Among the other speakers, Nancy Sutley of the White House Council on Environmental Quality talked of the creation of green jobs, Secretary Linda Adams of the California EPA spoke with Conservation International and others about the importance of including forestry in the state's cap and trade market--a first. The comprehensive discussions of climate change policies and programs saw the benefits of carbon as measurable waste yet held net zero energy as the target.
Environmental Justice, Green For All, and USC discuss The Climate Gap of pollution's impact.
In one session, Mary Nichols of the California Air Resources Board referred to years of battling the automotive industry over California's emissions standards, which are now Federally mandated, and referred to litigation against cap-and-trade. This was addressed at the next panel, Pollution Impacts on Disadvantaged Communities, with Cecil Corgin-Mark of WeACT, explaining why the Environmental Justice organization is fighting market-driven programs that don't equally protect hot spots where the most vulnerable low-income and people of color are disproportionally exposed to pollutants. Manuel Pastor of the University of Southern California, who co-authored a report Minding the Climate Gap, recommended building in safeguards to the laws for these inequalities.
The understanding that it's too late for some places in the world which must now adapt to the effects of climate change was acknowledged. The aim of mitigating the impact was in the forefront of the agenda, while making it advantageous for corporations to clean up. For perspective, at the panel "International Forestry: The Great Green Hope," a woman from a nonprofit sitting next to me said she's signing up Californian municipalities for free energy audits to prepare for measuring reduction and encountering resistance in conservative communities, as well as from landowners. "I'm having to keep the word 'climate' out of the discussion."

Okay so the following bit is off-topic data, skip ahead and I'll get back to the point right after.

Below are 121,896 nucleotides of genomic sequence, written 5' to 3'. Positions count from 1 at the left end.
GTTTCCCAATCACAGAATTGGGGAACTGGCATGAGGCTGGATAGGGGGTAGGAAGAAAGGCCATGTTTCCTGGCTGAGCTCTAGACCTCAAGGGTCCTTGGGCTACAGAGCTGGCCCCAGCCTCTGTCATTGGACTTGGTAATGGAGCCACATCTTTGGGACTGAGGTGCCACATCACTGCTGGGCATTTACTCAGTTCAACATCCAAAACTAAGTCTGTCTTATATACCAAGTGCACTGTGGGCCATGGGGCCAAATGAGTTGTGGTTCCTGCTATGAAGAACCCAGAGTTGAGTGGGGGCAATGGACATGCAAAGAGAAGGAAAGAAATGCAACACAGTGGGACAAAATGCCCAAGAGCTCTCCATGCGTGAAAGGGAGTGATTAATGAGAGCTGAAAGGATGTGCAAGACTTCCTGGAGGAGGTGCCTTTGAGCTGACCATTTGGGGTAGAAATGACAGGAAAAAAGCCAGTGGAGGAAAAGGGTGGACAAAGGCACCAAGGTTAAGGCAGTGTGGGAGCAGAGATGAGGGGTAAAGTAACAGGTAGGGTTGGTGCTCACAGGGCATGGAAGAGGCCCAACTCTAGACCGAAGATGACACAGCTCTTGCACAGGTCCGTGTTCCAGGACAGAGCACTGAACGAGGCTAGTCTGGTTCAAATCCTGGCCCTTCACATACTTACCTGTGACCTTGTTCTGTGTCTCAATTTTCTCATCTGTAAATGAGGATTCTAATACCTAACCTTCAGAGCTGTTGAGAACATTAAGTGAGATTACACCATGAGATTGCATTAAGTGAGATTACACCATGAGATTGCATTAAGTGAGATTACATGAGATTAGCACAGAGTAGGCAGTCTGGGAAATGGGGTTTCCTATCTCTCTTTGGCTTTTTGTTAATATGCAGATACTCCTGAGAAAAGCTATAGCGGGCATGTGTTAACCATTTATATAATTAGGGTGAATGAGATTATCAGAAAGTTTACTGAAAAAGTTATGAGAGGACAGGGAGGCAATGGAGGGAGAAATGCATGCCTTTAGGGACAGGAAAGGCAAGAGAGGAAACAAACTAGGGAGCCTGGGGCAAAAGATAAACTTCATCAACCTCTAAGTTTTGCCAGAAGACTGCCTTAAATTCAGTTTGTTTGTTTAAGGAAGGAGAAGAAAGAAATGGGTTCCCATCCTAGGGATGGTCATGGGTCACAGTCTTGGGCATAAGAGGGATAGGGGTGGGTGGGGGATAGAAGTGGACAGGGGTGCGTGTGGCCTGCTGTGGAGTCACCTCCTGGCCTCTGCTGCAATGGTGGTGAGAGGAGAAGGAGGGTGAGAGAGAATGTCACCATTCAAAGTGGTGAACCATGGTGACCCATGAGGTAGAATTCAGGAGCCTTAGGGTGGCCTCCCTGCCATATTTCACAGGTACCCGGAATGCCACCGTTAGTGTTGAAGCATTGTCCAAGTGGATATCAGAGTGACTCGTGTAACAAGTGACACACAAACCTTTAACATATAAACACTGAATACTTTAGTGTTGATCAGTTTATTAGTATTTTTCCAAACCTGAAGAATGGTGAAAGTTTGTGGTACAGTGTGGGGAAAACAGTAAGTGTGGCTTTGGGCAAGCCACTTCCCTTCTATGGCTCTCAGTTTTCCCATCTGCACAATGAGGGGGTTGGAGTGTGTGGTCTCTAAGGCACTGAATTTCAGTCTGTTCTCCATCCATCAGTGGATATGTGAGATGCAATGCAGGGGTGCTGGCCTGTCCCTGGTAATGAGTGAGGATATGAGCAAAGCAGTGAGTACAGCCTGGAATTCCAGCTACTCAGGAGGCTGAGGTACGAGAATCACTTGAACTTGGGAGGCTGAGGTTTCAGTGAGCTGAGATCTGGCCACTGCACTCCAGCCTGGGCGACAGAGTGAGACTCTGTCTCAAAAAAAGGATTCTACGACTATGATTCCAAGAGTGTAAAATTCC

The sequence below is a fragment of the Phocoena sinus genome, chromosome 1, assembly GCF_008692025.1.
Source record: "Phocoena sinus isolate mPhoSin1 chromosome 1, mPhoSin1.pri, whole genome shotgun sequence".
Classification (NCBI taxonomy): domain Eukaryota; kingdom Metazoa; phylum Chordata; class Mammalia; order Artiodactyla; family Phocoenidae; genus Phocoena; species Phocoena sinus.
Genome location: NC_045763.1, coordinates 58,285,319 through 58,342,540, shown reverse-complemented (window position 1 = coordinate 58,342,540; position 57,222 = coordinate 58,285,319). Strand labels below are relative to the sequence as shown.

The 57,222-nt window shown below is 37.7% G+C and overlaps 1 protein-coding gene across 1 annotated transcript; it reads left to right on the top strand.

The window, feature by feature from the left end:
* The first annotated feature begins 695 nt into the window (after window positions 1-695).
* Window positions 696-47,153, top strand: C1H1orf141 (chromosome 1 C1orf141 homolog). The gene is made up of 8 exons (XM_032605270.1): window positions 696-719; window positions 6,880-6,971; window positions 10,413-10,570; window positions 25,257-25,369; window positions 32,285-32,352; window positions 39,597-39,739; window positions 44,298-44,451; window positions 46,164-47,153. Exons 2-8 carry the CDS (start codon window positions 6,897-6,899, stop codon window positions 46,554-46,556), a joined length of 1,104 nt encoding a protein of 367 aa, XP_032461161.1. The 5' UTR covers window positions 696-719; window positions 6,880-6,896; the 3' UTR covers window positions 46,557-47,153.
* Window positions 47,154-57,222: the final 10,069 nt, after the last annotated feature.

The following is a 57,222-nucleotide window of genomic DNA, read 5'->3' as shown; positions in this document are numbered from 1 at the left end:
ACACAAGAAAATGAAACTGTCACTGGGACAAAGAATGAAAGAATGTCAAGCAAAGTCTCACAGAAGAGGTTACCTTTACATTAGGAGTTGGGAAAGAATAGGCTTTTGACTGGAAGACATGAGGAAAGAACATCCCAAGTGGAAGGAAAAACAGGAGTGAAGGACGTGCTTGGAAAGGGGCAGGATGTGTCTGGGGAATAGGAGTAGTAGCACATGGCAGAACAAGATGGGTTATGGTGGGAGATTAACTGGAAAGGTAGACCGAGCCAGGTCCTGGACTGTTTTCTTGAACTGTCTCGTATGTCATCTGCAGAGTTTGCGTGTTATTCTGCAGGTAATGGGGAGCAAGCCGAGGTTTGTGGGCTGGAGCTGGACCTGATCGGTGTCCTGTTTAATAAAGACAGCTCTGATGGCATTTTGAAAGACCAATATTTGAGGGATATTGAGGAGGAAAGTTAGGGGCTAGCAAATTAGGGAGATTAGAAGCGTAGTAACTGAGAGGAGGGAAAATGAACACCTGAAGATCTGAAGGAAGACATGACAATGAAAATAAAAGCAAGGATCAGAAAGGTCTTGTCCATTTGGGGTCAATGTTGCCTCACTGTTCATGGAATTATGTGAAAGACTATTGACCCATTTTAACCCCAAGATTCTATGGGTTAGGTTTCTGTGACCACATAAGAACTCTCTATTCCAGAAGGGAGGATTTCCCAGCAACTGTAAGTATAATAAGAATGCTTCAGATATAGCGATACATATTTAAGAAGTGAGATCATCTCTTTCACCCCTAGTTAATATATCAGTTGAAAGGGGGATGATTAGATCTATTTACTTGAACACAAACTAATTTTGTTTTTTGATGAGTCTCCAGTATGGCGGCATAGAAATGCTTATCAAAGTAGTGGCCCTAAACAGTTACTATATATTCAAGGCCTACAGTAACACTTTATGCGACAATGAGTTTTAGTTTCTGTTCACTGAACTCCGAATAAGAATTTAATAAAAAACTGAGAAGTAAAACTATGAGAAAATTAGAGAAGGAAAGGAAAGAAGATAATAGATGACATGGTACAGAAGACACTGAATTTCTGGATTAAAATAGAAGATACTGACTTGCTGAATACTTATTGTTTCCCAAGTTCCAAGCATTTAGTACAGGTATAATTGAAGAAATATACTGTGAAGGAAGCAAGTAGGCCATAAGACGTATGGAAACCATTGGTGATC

Liza Tucker of Sustainability Marketplace chats with Ed Begley Jr. and Jeffrey Horowitz: Can individuals make a difference?
The CEO of NYSE Blue said they're learning from the EU's carbon trading mistakes in avoiding fraud. Many companies are on board with the low-hanging fruit of changing lightbulbs and replacing windows that save money on energy, but significant financial incentives to green operations is what will help bring them into the carbon-constrained world of the future. Another woman I spoke with consults with firms on retrofitting fossil fuel plants to biomass such as switchgrass pellets, admitting sometimes it's not possible.
From geo-thermal to energy efficiency and clean fuel, carbon offsets to carbon markets, are all part of the next stage of what's termed the world's Green Race. With talk of a 50 percent reduction of the carbon footprint by 2050, Linda Adams of California's EPA asked, "Why not reach for 80 percent?" Perhaps rhetorical, but she knows that's what's necessary and as her predecessor Terry Tamminen said, "It will take silver buckshot not a silver bullet."